Whether you’re like me or you just eat to live, we all have to eat if we want to stay alive. Without food, our body begins to consume itself until we die. Food is a necessity if we want to live. The same goes for our soul. It needs to be fed in order to stay healthy, but the food it eats isn’t physical. Ecclesiastes 6:7 says, “We work to feed our appetites; Meanwhile our souls go hungry” (MSG).
So what do we feed our souls? In Matthew 5:6 Jesus said, “You’re blessed when you’ve worked up a good appetite for God. He’s food and drink in the best meal you’ll ever eat.” I believe our souls are fed when we spend time with God. They are recharged and are given strength when we take time each day to spend quiet time alone with God. Remember the Psalmist said, “O taste and see that the Lord is good!” (Psalm 34:8)
We wouldn’t miss a meal for our physical body. Why do we miss them for our spiritual one? Only one will last forever. We need to take time each day to feed it good food to make it healthy. It’s not good for us to have our soul go hungry. Every meal you feed it doesn’t have to be Instagram worthy just like every meal you feed your physical body doesn’t. Your soul lives to eat. Why not feed it as often as you can? A full soul has the potential to be a productive one.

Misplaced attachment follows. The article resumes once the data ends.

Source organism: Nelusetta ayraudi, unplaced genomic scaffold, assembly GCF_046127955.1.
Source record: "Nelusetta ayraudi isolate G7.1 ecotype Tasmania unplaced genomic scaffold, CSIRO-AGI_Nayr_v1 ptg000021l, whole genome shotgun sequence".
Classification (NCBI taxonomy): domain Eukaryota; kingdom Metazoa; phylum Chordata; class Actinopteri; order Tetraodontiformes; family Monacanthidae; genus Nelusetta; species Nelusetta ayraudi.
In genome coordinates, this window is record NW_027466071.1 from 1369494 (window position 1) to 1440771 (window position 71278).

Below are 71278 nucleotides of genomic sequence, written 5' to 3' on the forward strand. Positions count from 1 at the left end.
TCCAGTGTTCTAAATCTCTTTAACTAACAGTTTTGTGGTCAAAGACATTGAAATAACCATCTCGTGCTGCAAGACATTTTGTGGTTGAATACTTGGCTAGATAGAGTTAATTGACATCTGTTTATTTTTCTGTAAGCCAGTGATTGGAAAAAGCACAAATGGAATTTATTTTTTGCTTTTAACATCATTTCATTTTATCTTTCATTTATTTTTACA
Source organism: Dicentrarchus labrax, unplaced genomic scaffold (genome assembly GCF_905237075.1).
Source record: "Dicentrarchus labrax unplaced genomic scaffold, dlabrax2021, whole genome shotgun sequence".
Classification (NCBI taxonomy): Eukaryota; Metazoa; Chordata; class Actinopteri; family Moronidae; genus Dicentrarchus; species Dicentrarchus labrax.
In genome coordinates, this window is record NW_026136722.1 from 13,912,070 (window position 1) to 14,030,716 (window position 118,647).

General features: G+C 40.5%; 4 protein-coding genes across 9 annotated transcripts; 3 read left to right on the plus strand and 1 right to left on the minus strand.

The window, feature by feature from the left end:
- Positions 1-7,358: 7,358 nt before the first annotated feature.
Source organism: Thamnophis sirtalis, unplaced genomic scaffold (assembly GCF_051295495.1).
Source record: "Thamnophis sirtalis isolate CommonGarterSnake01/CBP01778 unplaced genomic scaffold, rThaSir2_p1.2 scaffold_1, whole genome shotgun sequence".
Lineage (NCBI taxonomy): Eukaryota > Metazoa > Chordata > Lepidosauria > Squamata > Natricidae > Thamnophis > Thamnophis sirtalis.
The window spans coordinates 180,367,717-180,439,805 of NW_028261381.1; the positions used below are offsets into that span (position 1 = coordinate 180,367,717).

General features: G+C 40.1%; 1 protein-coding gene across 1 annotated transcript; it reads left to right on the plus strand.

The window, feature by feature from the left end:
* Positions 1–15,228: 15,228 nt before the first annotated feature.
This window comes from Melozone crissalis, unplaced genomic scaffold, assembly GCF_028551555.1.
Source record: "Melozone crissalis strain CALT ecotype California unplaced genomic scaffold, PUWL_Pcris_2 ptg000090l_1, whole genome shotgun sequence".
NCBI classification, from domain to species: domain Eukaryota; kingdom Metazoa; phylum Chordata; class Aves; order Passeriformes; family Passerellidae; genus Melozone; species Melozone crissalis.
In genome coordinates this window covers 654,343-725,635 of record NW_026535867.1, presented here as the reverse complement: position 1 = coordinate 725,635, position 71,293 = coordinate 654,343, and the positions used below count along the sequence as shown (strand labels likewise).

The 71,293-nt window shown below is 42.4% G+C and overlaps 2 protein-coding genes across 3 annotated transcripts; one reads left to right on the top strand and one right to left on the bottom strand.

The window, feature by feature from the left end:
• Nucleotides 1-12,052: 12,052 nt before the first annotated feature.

My son is every bit of six years old. He runs through the house at full speed, laughs so hard he can’t hear anything and has to do everything himself. There are many times when I’m trying to give him instructions, but he keeps going. I yell his name to get his attention, but he keeps going. I’ve tried with everything in me to get him to hear me, but often I get no response while he’s moving around. It’s not until I have to get up, go over to him and get in his space that he hears me or realizes I’m trying to give him instruction.
I know he probably gets that from me, and as I think about it, I wonder how often that describes me today. How often is God trying to get my attention, screaming my name, but I can’t hear Him because of my busyness? I’ve got a lost of things to do, my mind is racing with ideas of what’s next and I’m halfway looking where I’m going. I don’t stop until God gets in my space and says, “Hey! I’m trying to talk to you. I’ve been trying to get your attention, but you won’t stop and listen.”